Exploring the research vineyard

Visitors to this year’s Fruit Focus show on 25 July were able to tour NIAB EMR’s concept vineyard with Dr Julien Lecourt, who offered a brief introduction to the numerous projects and trials being conducted in the UK’s only vineyard dedicated to research.

As well as looking at what is promising to be an impressive crop, those on the tour were able to see the vineyard’s new sprinkler system in action which has been installed in partnership with PlantexUK, as a method of frost protection.

The group were also able to assess growth on varieties such as Merlot, Cabernet Franc, Sauvignon blanc, Riesling, Gamay and Chasselas which have been planted as part of a collaborative project with the University of Bordeaux to monitor climate change and global warming.

“Climate change is very gradual and slow,” said Julien Lecourt. “Vines are a very good indicator of climate change and in Bordeaux Merlot is already struggling. What we are seeing at the moment is not climate change, just weather. Heatwaves are not a big deal, they just happen. Here we are looking at long term trends and we are using mathematical modelling to be able to assess that.”

Having won a competitive bid funded by one of the EU’s largest research and innovation programmes, Horizon 2020, to investigate effective integrated weed management (IWM) in the vineyard, NIAB EMR has secured a new partnership with Clemens. The manufacturer’s under vine cultivator, which has been supplied by N P Seymour, was also on display in the vineyard with Julien on hand to talk through the alternative weed control methods.

“We have not been using herbicide in the vineyard for more than one year now,” said Julien. “We are trying to develop an environmentally sustainable vineyard, so we are using the Clemens machinery and have been using the double blade machine for the demonstrations. It is pretty efficient, and we are very happy so far. People say they can’t do without herbicide in the vineyard, but we are showing that yes, you can.”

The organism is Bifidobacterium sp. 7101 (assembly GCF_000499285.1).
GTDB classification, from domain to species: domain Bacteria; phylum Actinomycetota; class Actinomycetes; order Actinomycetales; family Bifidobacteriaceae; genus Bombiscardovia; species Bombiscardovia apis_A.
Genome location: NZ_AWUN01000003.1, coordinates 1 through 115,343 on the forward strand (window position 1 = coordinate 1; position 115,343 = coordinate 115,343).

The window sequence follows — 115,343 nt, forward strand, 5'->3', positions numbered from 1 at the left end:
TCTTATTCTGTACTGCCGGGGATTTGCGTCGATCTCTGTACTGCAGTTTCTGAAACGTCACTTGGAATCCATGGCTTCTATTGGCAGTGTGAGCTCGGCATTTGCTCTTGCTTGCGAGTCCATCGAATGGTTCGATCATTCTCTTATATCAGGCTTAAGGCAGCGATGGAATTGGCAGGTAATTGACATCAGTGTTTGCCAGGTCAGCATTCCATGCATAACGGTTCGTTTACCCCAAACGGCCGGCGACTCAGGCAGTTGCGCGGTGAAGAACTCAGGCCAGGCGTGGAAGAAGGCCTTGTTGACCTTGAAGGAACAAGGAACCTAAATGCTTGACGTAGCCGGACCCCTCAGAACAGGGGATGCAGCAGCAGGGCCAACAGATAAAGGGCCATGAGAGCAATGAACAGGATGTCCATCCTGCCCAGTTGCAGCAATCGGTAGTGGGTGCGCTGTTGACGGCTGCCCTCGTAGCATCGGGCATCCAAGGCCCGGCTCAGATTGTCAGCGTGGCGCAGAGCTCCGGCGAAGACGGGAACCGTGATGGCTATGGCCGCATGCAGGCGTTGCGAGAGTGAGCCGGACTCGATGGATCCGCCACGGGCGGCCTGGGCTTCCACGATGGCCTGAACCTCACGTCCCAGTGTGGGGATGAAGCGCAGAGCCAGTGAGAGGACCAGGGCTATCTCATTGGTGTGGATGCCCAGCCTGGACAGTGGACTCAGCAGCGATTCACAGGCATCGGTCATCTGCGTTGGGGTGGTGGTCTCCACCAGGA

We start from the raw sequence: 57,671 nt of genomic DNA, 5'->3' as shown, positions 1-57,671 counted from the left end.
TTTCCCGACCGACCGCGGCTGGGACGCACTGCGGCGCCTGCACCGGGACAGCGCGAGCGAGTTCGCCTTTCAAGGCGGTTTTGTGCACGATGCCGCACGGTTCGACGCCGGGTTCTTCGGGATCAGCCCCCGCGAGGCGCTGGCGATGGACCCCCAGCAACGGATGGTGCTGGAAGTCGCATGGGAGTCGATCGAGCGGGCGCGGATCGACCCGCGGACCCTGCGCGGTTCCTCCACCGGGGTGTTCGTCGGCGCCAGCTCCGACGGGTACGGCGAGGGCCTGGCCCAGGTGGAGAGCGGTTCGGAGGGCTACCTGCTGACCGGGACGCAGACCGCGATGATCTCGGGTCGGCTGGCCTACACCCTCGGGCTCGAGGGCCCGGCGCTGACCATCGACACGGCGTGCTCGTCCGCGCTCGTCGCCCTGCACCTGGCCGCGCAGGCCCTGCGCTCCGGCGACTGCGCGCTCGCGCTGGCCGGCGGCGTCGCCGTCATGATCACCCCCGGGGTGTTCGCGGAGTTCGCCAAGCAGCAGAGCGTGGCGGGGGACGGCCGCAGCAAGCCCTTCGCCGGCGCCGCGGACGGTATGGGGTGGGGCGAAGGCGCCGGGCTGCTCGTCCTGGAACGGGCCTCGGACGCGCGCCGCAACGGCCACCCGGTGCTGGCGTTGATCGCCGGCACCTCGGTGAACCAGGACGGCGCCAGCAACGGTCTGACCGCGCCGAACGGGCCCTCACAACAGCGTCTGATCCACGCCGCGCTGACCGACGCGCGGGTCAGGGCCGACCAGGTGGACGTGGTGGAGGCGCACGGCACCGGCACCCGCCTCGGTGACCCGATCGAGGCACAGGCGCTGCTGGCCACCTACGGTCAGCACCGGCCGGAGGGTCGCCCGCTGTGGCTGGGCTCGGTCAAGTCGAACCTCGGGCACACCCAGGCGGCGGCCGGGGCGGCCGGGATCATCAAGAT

In terms of managing the canopy, Julien has also secured a partnership with SCDS. The manufacturer, whose range of specialist trellis equipment products are available in the UK through Sussex-based Vineyard Supplies, has patented a unique spreader system to make wire lifting more efficient.

“Now we have the Ecatick spreaders in place we are able to move through a hectare of a vineyard in just three hours,” said Julien. “By comparison, it was taking us three days before to go through wire lifting by hand.”

The Ecatick spreader will allow growers to keep foliage wires at the desired height during the dormant season while enabling the shoots to be able to grow in between the wires, held open by the spreader, in the Spring. Once growth is well under way, the foliage wires can be closed in one swift movement, simply by applying pressure to the automatic closing spring, thus reducing the labour involved drastically. The system also offers greater consistency than wire lifting by hand as it ensures that the wires are brought up to the same height throughout the vineyard.

“We work directly with vine growers to develop our range of products,” said Hugues Billot at SCDC. “By working with NIAB EMR we can trial the Ecatick across a range of different trellising systems and varieties which they have in the research vineyard. Also, it is important to know how our products work when other machines, such as vine trimmers, are being used in the vineyard to make sure they do not cause an obstruction.”

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